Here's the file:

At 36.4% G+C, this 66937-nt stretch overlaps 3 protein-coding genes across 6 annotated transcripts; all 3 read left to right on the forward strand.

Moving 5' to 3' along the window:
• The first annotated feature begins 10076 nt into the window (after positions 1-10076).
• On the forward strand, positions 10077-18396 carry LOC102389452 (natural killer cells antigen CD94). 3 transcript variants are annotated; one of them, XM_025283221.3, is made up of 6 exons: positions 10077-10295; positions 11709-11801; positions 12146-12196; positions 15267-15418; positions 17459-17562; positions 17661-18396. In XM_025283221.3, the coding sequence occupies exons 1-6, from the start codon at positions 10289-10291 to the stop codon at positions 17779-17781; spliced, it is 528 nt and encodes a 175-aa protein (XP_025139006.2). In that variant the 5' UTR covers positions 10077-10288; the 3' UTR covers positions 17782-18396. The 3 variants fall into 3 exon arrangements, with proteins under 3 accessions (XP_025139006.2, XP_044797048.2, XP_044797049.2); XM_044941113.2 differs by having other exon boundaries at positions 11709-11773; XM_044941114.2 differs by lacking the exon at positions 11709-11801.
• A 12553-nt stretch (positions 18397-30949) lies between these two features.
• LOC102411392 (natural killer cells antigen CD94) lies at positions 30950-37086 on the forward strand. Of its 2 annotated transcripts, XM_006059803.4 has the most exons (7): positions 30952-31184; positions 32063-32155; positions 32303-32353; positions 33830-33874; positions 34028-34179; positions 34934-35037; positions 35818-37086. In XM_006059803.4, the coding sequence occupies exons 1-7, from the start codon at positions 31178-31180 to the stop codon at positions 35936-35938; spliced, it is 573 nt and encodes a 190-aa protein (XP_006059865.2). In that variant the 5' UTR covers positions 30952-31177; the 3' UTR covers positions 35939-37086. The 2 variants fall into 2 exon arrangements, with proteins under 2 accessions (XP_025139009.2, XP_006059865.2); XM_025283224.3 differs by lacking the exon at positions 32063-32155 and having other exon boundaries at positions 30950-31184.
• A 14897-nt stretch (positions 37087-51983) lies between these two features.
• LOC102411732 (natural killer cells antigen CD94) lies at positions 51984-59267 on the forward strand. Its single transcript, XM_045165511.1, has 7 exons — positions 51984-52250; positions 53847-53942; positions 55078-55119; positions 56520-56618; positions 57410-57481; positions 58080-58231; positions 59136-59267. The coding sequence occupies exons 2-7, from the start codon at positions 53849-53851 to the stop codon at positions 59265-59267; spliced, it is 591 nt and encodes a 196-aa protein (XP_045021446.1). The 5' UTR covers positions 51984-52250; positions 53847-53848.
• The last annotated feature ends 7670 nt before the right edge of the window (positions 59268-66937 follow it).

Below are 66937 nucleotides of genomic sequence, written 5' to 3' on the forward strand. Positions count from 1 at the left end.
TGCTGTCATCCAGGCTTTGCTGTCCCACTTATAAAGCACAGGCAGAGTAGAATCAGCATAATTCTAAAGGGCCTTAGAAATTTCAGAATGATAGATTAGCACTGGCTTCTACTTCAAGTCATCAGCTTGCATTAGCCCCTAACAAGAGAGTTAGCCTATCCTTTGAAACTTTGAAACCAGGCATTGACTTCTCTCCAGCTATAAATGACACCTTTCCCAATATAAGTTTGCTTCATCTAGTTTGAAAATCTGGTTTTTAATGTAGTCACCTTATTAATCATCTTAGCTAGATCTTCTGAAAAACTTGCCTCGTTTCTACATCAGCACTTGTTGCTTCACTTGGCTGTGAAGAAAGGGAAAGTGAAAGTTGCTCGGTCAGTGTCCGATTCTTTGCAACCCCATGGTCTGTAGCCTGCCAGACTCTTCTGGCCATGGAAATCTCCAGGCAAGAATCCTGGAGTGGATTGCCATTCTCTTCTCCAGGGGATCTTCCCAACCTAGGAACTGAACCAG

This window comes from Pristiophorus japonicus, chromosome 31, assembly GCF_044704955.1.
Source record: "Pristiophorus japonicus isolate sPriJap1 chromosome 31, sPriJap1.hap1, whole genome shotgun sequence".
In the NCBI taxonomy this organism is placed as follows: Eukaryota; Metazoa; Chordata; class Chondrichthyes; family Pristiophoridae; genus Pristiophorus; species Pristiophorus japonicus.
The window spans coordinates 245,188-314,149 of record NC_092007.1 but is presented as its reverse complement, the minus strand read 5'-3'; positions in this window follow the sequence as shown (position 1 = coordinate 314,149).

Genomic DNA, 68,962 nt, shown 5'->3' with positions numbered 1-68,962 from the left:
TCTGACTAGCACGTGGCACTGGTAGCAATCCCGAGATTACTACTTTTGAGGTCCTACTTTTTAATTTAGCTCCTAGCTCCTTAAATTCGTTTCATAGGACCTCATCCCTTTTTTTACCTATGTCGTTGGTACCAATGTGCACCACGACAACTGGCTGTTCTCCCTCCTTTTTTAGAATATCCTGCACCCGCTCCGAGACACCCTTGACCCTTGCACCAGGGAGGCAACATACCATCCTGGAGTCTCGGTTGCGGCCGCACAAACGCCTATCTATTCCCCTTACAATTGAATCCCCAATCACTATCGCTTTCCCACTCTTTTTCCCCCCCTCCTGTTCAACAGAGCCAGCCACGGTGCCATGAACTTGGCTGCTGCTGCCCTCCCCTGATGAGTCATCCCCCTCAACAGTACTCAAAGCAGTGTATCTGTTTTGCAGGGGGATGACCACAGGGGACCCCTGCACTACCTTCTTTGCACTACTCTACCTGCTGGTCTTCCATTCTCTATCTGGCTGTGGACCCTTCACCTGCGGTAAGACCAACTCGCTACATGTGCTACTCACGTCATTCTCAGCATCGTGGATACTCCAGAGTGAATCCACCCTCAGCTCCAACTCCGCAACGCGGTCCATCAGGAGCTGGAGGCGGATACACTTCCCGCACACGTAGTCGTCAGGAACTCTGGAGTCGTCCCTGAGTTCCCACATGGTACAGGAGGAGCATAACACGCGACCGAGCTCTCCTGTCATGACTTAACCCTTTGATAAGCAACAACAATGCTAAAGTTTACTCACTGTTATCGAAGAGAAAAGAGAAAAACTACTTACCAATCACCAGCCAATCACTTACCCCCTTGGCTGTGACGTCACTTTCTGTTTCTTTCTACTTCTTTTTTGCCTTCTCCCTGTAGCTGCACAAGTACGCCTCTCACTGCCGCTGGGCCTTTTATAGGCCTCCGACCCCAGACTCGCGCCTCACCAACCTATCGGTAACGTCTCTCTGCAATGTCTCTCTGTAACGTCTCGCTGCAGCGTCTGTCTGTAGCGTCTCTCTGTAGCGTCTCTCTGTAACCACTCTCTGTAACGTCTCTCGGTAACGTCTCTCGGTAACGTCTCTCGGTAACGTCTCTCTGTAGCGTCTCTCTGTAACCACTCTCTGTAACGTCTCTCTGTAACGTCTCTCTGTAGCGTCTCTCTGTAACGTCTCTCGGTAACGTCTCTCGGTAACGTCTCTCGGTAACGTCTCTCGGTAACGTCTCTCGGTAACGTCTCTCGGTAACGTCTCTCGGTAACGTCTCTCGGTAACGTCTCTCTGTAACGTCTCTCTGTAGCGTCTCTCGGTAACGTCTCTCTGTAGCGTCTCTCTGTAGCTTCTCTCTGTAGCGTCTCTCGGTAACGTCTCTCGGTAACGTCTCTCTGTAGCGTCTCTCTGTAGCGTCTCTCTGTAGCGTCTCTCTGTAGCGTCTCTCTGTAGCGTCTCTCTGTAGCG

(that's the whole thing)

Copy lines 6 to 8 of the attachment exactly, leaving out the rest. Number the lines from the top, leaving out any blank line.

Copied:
• LOC102411392 (natural killer cells antigen CD94) lies at positions 30950-37086 on the forward strand. Of its 2 annotated transcripts, XM_006059803.4 has the most exons (7): positions 30952-31184; positions 32063-32155; positions 32303-32353; positions 33830-33874; positions 34028-34179; positions 34934-35037; positions 35818-37086. In XM_006059803.4, the coding sequence occupies exons 1-7, from the start codon at positions 31178-31180 to the stop codon at positions 35936-35938; spliced, it is 573 nt and encodes a 190-aa protein (XP_006059865.2). In that variant the 5' UTR covers positions 30952-31177; the 3' UTR covers positions 35939-37086. The 2 variants fall into 2 exon arrangements, with proteins under 2 accessions (XP_025139009.2, XP_006059865.2); XM_025283224.3 differs by lacking the exon at positions 32063-32155 and having other exon boundaries at positions 30950-31184.
• A 14897-nt stretch (positions 37087-51983) lies between these two features.
• LOC102411732 (natural killer cells antigen CD94) lies at positions 51984-59267 on the forward strand. Its single transcript, XM_045165511.1, has 7 exons — positions 51984-52250; positions 53847-53942; positions 55078-55119; positions 56520-56618; positions 57410-57481; positions 58080-58231; positions 59136-59267. The coding sequence occupies exons 2-7, from the start codon at positions 53849-53851 to the stop codon at positions 59265-59267; spliced, it is 591 nt and encodes a 196-aa protein (XP_045021446.1). The 5' UTR covers positions 51984-52250; positions 53847-53848.